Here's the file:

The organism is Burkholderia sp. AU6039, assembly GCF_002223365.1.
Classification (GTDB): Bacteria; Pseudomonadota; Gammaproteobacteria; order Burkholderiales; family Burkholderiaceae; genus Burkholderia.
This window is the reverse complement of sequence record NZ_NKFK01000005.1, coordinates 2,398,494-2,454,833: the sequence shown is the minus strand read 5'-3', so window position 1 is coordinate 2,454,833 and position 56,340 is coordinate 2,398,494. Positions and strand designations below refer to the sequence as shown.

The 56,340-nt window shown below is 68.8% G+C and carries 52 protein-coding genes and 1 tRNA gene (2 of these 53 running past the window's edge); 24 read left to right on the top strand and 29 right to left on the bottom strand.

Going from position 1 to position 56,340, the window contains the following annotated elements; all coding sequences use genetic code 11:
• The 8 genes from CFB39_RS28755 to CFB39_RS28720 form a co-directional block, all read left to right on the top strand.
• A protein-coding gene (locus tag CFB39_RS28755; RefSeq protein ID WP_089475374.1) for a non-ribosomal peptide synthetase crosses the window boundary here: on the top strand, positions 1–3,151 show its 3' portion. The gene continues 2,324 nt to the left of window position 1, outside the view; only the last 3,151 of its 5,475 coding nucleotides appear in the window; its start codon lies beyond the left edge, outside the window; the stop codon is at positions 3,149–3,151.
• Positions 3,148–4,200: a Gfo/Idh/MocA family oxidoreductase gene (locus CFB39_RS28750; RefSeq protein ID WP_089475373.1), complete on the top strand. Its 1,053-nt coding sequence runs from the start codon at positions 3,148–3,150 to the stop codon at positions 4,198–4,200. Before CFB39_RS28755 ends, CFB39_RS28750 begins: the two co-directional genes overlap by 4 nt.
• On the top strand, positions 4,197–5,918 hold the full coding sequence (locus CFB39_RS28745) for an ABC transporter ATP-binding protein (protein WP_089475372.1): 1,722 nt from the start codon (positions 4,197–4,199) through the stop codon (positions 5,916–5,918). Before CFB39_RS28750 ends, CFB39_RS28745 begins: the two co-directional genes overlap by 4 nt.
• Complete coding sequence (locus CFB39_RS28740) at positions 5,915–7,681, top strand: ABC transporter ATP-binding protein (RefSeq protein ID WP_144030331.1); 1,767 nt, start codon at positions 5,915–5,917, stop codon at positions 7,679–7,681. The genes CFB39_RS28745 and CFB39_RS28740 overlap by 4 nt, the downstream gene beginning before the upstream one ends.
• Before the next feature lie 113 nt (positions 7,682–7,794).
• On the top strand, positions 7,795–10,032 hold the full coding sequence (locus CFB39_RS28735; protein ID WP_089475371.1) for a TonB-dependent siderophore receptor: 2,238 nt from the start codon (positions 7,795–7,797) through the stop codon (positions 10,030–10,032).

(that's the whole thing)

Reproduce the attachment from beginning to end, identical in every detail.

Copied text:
The organism is Burkholderia sp. AU6039, assembly GCF_002223365.1.
Classification (GTDB): Bacteria; Pseudomonadota; Gammaproteobacteria; order Burkholderiales; family Burkholderiaceae; genus Burkholderia.
This window is the reverse complement of sequence record NZ_NKFK01000005.1, coordinates 2,398,494-2,454,833: the sequence shown is the minus strand read 5'-3', so window position 1 is coordinate 2,454,833 and position 56,340 is coordinate 2,398,494. Positions and strand designations below refer to the sequence as shown.

The 56,340-nt window shown below is 68.8% G+C and carries 52 protein-coding genes and 1 tRNA gene (2 of these 53 running past the window's edge); 24 read left to right on the top strand and 29 right to left on the bottom strand.

Going from position 1 to position 56,340, the window contains the following annotated elements; all coding sequences use genetic code 11:
• The 8 genes from CFB39_RS28755 to CFB39_RS28720 form a co-directional block, all read left to right on the top strand.
• A protein-coding gene (locus tag CFB39_RS28755; RefSeq protein ID WP_089475374.1) for a non-ribosomal peptide synthetase crosses the window boundary here: on the top strand, positions 1–3,151 show its 3' portion. The gene continues 2,324 nt to the left of window position 1, outside the view; only the last 3,151 of its 5,475 coding nucleotides appear in the window; its start codon lies beyond the left edge, outside the window; the stop codon is at positions 3,149–3,151.
• Positions 3,148–4,200: a Gfo/Idh/MocA family oxidoreductase gene (locus CFB39_RS28750; RefSeq protein ID WP_089475373.1), complete on the top strand. Its 1,053-nt coding sequence runs from the start codon at positions 3,148–3,150 to the stop codon at positions 4,198–4,200. Before CFB39_RS28755 ends, CFB39_RS28750 begins: the two co-directional genes overlap by 4 nt.
• On the top strand, positions 4,197–5,918 hold the full coding sequence (locus CFB39_RS28745) for an ABC transporter ATP-binding protein (protein WP_089475372.1): 1,722 nt from the start codon (positions 4,197–4,199) through the stop codon (positions 5,916–5,918). Before CFB39_RS28750 ends, CFB39_RS28745 begins: the two co-directional genes overlap by 4 nt.
• Complete coding sequence (locus CFB39_RS28740) at positions 5,915–7,681, top strand: ABC transporter ATP-binding protein (RefSeq protein ID WP_144030331.1); 1,767 nt, start codon at positions 5,915–5,917, stop codon at positions 7,679–7,681. The genes CFB39_RS28745 and CFB39_RS28740 overlap by 4 nt, the downstream gene beginning before the upstream one ends.
• Before the next feature lie 113 nt (positions 7,682–7,794).
• On the top strand, positions 7,795–10,032 hold the full coding sequence (locus CFB39_RS28735; protein ID WP_089475371.1) for a TonB-dependent siderophore receptor: 2,238 nt from the start codon (positions 7,795–7,797) through the stop codon (positions 10,030–10,032).